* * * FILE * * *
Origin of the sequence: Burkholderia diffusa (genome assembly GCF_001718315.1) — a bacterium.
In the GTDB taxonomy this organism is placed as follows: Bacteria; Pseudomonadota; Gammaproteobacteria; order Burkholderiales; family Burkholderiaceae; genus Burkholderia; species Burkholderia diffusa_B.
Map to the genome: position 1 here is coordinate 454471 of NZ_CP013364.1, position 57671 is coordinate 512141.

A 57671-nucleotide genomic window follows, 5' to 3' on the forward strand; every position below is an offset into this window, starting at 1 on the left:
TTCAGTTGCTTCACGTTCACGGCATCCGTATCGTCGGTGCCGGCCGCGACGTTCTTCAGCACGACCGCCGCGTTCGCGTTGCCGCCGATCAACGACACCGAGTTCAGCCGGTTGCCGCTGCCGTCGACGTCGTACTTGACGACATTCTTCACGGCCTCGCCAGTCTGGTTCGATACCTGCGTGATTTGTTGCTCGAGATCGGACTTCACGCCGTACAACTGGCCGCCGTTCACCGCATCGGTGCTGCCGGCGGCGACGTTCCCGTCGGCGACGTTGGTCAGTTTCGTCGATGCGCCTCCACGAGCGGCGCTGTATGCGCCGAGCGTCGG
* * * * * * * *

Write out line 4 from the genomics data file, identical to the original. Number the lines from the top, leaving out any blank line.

A 57671-nucleotide genomic window follows, 5' to 3' on the forward strand; every position below is an offset into this window, starting at 1 on the left: